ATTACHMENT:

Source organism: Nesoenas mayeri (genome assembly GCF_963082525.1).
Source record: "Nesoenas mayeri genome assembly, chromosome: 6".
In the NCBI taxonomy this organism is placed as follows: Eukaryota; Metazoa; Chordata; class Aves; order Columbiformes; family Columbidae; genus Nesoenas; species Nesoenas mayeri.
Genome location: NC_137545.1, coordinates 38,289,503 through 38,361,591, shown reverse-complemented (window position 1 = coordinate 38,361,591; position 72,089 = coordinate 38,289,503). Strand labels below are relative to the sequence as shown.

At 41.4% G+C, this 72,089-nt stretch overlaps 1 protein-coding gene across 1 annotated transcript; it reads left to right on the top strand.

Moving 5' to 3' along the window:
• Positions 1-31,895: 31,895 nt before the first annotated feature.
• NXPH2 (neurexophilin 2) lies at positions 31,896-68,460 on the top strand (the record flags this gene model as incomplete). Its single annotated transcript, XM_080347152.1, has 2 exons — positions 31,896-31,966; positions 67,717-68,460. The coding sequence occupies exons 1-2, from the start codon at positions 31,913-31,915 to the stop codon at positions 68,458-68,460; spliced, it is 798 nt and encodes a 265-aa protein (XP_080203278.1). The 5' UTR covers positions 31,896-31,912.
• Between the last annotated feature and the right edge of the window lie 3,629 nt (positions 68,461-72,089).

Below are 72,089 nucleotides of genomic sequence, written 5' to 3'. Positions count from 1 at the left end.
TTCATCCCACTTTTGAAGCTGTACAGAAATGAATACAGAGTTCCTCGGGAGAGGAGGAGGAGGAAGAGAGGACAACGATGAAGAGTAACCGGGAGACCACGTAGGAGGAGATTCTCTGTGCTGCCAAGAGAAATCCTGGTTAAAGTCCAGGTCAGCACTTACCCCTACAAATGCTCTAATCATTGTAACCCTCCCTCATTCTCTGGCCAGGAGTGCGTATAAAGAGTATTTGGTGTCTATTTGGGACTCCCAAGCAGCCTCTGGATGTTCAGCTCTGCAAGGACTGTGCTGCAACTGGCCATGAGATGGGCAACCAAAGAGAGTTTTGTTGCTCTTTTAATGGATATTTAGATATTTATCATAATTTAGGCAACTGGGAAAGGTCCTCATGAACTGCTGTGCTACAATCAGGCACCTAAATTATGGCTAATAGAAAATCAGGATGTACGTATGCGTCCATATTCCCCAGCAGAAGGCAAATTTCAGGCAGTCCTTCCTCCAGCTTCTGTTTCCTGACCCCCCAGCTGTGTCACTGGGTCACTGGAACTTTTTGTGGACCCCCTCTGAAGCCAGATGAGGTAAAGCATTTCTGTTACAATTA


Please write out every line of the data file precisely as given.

Source organism: Nesoenas mayeri (genome assembly GCF_963082525.1).
Source record: "Nesoenas mayeri genome assembly, chromosome: 6".
In the NCBI taxonomy this organism is placed as follows: Eukaryota; Metazoa; Chordata; class Aves; order Columbiformes; family Columbidae; genus Nesoenas; species Nesoenas mayeri.
Genome location: NC_137545.1, coordinates 38,289,503 through 38,361,591, shown reverse-complemented (window position 1 = coordinate 38,361,591; position 72,089 = coordinate 38,289,503). Strand labels below are relative to the sequence as shown.

At 41.4% G+C, this 72,089-nt stretch overlaps 1 protein-coding gene across 1 annotated transcript; it reads left to right on the top strand.

Moving 5' to 3' along the window:
• Positions 1-31,895: 31,895 nt before the first annotated feature.
• NXPH2 (neurexophilin 2) lies at positions 31,896-68,460 on the top strand (the record flags this gene model as incomplete). Its single annotated transcript, XM_080347152.1, has 2 exons — positions 31,896-31,966; positions 67,717-68,460. The coding sequence occupies exons 1-2, from the start codon at positions 31,913-31,915 to the stop codon at positions 68,458-68,460; spliced, it is 798 nt and encodes a 265-aa protein (XP_080203278.1). The 5' UTR covers positions 31,896-31,912.
• Between the last annotated feature and the right edge of the window lie 3,629 nt (positions 68,461-72,089).

Below are 72,089 nucleotides of genomic sequence, written 5' to 3'. Positions count from 1 at the left end.
TTCATCCCACTTTTGAAGCTGTACAGAAATGAATACAGAGTTCCTCGGGAGAGGAGGAGGAGGAAGAGAGGACAACGATGAAGAGTAACCGGGAGACCACGTAGGAGGAGATTCTCTGTGCTGCCAAGAGAAATCCTGGTTAAAGTCCAGGTCAGCACTTACCCCTACAAATGCTCTAATCATTGTAACCCTCCCTCATTCTCTGGCCAGGAGTGCGTATAAAGAGTATTTGGTGTCTATTTGGGACTCCCAAGCAGCCTCTGGATGTTCAGCTCTGCAAGGACTGTGCTGCAACTGGCCATGAGATGGGCAACCAAAGAGAGTTTTGTTGCTCTTTTAATGGATATTTAGATATTTATCATAATTTAGGCAACTGGGAAAGGTCCTCATGAACTGCTGTGCTACAATCAGGCACCTAAATTATGGCTAATAGAAAATCAGGATGTACGTATGCGTCCATATTCCCCAGCAGAAGGCAAATTTCAGGCAGTCCTTCCTCCAGCTTCTGTTTCCTGACCCCCCAGCTGTGTCACTGGGTCACTGGAACTTTTTGTGGACCCCCTCTGAAGCCAGATGAGGTAAAGCATTTCTGTTACAATTA